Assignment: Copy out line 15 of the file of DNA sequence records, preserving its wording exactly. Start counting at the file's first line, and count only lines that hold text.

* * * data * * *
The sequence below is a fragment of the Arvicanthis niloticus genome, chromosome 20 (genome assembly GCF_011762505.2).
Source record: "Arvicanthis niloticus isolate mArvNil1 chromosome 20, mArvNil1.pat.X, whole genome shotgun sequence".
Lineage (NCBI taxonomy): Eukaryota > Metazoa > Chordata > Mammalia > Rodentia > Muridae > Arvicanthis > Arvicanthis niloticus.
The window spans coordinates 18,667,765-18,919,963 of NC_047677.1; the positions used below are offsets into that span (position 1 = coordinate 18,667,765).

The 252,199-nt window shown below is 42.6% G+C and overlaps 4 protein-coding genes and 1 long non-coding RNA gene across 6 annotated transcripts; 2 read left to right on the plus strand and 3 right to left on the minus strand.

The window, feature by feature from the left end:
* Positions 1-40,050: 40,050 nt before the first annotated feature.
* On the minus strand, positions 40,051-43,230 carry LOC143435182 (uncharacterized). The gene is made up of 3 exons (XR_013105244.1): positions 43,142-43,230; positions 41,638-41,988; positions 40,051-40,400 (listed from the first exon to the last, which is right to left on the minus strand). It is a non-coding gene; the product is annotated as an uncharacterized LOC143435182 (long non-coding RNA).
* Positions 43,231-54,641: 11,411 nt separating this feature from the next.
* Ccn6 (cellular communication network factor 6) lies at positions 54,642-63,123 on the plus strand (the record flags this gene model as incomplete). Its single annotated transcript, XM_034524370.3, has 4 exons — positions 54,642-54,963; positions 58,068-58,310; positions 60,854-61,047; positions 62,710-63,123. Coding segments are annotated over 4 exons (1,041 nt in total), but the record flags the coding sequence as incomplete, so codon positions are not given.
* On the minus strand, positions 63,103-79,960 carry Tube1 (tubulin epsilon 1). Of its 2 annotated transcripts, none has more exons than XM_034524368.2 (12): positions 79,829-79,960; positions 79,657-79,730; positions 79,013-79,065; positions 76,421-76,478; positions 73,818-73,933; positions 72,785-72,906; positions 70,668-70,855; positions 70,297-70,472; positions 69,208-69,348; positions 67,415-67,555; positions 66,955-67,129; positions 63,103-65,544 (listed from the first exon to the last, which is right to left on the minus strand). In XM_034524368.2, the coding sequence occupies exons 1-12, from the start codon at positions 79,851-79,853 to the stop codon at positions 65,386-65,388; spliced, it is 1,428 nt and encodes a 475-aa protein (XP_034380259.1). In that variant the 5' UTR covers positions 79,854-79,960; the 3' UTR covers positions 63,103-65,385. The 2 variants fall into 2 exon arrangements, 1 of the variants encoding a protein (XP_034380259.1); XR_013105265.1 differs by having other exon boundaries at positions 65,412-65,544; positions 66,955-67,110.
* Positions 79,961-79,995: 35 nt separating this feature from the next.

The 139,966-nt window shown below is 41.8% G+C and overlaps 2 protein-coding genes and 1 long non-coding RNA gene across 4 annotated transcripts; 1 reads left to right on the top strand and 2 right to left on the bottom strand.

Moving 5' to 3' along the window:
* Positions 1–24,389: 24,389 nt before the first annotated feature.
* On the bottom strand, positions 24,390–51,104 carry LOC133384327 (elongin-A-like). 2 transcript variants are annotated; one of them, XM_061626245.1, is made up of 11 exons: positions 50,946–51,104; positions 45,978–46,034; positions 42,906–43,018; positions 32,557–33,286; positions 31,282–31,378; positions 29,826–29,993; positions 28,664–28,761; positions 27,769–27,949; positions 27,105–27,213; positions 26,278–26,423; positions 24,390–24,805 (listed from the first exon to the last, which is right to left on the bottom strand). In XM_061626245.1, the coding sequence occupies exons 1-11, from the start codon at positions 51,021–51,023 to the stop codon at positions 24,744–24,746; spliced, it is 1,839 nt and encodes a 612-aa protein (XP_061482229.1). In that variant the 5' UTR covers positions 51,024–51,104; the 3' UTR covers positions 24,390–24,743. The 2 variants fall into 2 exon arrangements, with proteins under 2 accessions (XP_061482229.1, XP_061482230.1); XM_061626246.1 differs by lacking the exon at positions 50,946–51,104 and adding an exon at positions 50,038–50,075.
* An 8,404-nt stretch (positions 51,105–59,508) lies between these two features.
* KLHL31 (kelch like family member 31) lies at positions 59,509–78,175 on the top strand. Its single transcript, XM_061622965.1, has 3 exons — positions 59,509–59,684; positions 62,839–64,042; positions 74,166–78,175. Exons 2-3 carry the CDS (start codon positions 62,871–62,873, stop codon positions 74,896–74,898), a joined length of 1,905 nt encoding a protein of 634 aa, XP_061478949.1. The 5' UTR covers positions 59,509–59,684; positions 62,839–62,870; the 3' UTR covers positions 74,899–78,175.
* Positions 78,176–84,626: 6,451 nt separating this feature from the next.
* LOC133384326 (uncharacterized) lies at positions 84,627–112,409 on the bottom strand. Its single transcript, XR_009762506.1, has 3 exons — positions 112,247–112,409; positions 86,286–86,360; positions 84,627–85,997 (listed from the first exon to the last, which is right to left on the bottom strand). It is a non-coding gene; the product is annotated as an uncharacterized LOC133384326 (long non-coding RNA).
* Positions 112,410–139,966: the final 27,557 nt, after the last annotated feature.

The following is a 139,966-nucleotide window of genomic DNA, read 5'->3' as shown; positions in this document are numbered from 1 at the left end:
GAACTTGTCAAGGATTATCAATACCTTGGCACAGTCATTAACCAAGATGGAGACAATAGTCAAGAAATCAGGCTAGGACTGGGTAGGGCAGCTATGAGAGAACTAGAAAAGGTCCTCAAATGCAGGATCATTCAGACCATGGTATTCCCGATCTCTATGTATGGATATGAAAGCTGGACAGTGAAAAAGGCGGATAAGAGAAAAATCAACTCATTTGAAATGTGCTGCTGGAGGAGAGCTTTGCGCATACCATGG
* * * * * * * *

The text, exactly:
* Positions 1–24,389: 24,389 nt before the first annotated feature.